Sorayama has long held an interest in making films and relishes the challenge of working on future film projects. “It makes me very excited and gives me ecstacy to have all those other people’s help in making my fantasy come true,” he noted. Originally, he intended to have a more hands-on approach to the production of the BMWs, but he realized that it would be better to leave make up effects to specialists who know that field while restricting his labors to what he does best: design.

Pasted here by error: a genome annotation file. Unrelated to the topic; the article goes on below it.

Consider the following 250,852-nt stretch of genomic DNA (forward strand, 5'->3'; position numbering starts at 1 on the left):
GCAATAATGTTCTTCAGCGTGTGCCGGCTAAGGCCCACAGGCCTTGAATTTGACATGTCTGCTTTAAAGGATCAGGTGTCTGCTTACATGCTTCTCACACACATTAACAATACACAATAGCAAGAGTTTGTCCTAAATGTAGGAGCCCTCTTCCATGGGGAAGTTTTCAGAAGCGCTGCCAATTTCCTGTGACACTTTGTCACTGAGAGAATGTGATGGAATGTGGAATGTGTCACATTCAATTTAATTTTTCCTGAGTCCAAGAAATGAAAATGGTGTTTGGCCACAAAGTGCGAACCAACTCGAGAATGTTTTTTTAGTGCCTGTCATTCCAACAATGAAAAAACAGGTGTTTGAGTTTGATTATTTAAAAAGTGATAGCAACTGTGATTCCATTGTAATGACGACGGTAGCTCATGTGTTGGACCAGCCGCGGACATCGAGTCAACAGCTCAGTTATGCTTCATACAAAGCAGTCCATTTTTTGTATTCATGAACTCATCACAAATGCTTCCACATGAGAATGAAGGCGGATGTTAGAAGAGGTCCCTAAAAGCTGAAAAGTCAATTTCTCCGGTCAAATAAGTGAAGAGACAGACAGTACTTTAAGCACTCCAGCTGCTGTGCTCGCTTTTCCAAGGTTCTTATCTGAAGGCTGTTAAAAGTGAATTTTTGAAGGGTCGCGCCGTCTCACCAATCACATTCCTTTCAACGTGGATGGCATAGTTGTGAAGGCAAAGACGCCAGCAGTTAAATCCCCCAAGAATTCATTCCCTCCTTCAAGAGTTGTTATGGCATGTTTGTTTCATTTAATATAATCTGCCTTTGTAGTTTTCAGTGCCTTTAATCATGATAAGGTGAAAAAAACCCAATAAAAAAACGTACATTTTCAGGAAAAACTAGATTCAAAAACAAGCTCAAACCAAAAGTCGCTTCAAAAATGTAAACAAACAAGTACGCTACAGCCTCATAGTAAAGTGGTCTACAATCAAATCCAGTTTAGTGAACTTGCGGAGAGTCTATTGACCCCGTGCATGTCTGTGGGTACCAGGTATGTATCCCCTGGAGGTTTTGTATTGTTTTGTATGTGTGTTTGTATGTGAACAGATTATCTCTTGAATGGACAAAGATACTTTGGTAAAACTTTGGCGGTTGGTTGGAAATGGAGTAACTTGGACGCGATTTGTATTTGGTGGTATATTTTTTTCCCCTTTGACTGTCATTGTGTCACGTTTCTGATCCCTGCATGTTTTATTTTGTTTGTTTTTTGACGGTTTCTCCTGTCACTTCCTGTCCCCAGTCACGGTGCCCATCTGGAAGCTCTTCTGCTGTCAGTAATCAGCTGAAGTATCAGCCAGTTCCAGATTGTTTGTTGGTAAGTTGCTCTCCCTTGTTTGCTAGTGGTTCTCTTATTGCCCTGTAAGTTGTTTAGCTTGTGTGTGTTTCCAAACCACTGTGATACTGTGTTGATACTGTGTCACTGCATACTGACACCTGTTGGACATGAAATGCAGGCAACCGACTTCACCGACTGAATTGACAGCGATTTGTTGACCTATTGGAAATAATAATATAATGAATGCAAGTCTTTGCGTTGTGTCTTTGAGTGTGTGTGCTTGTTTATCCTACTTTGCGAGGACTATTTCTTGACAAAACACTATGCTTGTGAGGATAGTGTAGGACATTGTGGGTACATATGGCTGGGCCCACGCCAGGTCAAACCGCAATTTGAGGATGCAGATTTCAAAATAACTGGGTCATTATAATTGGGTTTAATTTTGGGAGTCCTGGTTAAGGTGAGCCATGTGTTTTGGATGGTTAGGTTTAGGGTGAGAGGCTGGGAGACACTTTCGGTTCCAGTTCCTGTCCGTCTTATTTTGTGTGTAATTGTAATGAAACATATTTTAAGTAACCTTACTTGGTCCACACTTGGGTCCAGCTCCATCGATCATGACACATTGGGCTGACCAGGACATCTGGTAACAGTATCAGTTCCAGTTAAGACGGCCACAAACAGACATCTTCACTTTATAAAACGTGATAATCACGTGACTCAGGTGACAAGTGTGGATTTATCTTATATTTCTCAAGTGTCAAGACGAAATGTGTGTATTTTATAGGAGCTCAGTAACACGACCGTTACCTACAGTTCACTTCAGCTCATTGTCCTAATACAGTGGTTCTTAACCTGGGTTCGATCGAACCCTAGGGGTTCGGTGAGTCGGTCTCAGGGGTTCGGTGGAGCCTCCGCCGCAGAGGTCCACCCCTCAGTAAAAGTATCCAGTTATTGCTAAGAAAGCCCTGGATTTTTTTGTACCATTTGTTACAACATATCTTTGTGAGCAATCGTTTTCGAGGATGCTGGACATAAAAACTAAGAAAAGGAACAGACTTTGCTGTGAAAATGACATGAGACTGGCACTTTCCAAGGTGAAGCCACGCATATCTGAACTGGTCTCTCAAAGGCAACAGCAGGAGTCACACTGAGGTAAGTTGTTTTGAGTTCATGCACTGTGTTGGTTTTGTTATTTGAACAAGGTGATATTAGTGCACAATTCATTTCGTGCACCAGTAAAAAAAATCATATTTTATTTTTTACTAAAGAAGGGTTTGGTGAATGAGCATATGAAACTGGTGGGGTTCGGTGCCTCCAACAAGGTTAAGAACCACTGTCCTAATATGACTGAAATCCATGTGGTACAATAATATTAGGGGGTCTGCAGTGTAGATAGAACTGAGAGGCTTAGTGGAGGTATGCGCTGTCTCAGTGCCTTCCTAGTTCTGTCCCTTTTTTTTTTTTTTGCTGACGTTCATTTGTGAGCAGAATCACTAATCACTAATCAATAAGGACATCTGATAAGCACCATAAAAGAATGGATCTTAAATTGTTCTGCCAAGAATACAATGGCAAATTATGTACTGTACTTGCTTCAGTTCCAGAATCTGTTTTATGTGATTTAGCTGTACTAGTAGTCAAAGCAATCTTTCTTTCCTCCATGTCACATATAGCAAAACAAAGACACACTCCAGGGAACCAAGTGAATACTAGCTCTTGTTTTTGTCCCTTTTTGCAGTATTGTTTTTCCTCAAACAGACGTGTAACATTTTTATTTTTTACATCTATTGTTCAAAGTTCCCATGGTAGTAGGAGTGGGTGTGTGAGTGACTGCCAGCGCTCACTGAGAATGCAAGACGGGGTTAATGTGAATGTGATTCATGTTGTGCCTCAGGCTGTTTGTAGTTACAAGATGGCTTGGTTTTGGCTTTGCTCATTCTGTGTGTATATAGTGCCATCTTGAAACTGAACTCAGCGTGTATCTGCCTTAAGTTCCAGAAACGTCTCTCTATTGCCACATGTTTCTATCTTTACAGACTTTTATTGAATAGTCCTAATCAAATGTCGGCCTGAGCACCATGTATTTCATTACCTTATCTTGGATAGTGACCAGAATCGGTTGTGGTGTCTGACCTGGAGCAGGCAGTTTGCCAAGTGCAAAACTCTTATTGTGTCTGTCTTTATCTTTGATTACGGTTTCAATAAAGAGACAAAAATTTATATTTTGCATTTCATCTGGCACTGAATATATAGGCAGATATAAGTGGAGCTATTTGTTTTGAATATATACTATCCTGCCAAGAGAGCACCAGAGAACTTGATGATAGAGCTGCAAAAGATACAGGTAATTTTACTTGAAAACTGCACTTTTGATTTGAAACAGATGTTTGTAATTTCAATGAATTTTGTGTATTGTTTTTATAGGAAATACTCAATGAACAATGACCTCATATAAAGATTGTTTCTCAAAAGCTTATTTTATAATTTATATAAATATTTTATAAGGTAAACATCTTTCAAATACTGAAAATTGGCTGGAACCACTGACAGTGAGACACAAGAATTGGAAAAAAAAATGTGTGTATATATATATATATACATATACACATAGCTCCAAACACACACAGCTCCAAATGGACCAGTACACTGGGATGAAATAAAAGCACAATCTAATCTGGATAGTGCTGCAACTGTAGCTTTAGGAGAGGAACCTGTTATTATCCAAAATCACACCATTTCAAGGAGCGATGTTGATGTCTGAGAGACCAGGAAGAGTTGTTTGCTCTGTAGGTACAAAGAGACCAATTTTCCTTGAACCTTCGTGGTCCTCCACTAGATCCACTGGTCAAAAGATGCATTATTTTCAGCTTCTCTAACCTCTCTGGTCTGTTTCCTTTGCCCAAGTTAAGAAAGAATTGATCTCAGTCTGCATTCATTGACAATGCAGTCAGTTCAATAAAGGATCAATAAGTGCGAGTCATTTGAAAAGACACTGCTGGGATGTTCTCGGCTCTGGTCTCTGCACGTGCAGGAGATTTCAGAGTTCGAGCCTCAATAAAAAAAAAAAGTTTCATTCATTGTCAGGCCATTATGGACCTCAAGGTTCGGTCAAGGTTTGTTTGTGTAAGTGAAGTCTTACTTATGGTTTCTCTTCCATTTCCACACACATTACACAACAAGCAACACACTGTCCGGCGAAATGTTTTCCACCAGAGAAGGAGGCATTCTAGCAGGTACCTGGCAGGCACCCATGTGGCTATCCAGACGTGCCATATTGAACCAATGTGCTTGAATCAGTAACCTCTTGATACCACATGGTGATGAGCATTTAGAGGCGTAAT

Overall, in assessing his experience on the film, the artist noted, “There are many things I experienced for the first time. The whole experience was very new and fresh to me. Although I enjoyed the process of making it very much, I realized that the reality of it was a lot of physical labor, a lot of sweat.”
Regarding the film itself, Sorayama noted, “I saw the premiere of the movie SPACE TRUCKERS in Tokyo in September. I enjoyed it very much and I am pleased so much. There are many details that made me enjoy it. Mr. Gordon’s own world of retrospective reality in sci-fi movie-making is so unique.”